Amidst all these, Delhi, Mumbai and Lucknow were the worst affected cities that faced a severe oxygen crisis. The travellers were by far responsible for spreading the virus to some metropolitan cities and rural countryside. Today, a chunk of the country’s population are migrant workers, and a significant number of middle-class families are tourism-lovers. The Bengal strain, an escape immunity variant of Sars-Cov-2, had actually spread in January 2021, when the tourism-lovers visited tourist places and workers migrated to other states for work when lockdown restrictions were lifted.

However, complete lockdown instead of partial lockdown worked in favour of curbing the spread of coronavirus. It is evident from the figures that peak was achieved in many states in mid-May, and the number of cases has declined since. Delhi, Maharashtra, Gujarat, Karnataka, Telangana, Tamil Nadu have battled the coronavirus and are now looking forward to easing lockdown restrictions. However, this time the Government is not taking it lightly, as the severity of the second wave forced the Government and the citizens to be aware of an even more destructive third wave shortly. Also, vaccination drive has hoped to limit the damage caused by Sars-Cov-19 in the body.

With Bengal, Odisha, Assam and some other states yet to reach their peak caseload, it is expected that despite easing situations in other parts, these states still have to maintain their lockdown restrictions to minimize further damage by Covid-19. One of the best practical moves is creating awareness and enforcing a few conditions for a few more weeks so that there is not much congestion of people in a particular area. Limitation of market hours, refrain from rallies, festivals, and gatherings, restriction of people’s movement through public transport are good options. The Home-delivery system should be increased and implemented in as many fields as possible. Virtual conferences, online classes, and work from home should be a part of the new normal until the virus is eliminated from the country. If China can do it, New Zealand can do it, Australia and some other countries can do it, then we Indians can do it as well.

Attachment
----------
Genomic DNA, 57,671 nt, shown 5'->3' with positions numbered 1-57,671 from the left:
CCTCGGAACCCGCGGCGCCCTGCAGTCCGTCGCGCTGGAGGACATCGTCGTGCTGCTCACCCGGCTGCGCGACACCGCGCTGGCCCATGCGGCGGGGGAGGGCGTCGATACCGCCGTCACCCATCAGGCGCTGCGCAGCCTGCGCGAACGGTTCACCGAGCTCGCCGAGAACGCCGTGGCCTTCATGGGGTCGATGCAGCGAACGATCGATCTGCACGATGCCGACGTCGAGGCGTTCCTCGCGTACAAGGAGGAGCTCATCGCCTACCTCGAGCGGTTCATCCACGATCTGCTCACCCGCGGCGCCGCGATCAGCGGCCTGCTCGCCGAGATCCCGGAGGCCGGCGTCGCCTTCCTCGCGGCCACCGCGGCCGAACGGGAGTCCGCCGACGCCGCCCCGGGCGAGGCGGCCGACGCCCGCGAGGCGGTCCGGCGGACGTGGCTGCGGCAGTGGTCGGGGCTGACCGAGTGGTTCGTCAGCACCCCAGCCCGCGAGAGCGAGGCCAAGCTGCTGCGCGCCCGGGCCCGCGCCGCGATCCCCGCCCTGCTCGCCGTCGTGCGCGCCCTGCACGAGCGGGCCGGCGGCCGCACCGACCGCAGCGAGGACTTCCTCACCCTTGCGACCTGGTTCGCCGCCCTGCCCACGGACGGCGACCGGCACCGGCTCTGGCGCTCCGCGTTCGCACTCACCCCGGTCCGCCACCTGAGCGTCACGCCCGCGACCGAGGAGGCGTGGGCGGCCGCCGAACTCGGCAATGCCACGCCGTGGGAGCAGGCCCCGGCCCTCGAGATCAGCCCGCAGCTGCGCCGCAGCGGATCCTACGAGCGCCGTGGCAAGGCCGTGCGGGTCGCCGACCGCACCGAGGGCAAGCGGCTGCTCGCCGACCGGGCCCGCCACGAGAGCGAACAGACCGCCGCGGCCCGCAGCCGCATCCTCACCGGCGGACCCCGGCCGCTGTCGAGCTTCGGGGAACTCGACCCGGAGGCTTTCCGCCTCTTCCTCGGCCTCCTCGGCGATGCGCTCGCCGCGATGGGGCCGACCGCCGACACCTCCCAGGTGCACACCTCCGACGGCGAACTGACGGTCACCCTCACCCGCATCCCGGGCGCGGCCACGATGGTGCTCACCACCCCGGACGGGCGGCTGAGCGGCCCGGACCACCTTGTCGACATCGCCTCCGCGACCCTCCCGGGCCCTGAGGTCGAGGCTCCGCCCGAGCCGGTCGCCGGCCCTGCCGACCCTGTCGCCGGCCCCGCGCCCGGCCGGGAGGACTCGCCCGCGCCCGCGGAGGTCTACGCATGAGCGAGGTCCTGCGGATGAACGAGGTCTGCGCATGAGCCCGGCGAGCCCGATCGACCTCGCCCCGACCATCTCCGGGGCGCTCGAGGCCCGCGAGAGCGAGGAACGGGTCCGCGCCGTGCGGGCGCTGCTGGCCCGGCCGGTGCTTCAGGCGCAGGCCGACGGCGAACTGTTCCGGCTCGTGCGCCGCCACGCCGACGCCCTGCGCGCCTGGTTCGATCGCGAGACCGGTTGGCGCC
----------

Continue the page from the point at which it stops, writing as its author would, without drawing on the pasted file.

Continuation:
Written by – Himadri Paul

Oxygen Express Amid Rising Covid-19 Cases

The second wave of Covid-19 has hit India very hard. Severe acute respiratory syndrome (SARS) is seen in a large percentage of affected persons. SARS patients need oxygen supply for survival before their immune system becomes resistant to the disease. As a record number of SARS patients are admitted to hospitals, hospitals are facing a shortage of oxygen.

As the situation turned bad to worse, several states of India are reporting a shortage of oxygen supply. City hospitals in the states of Maharashtra, Uttar Pradesh, Delhi, Madhya Pradesh have critically low oxygen levels and are in dire need of medical oxygen. Supply from neighbouring states is also being blocked due to rising Covid-19 cases in them. Thus the only way out remains that medical oxygen is brought from oxygen manufacturing industries located in heavily industrialized areas far away from the Covid-19 hotspots.

In such a dire situation, the Centre has decided to run oxygen express which are goods trains carrying oxygen from one place to another. Flat wagons used in goods trains are used as roll-on-roll-off, where oxygen tanker trucks are rapidly loaded and discharged. Due to electrified sections, there is a height limitation for which only short height tankers, T-1618 of height 3.32 metres, are used for this purpose. The capacity of each tanker is 15,000 litres of liquid medical oxygen.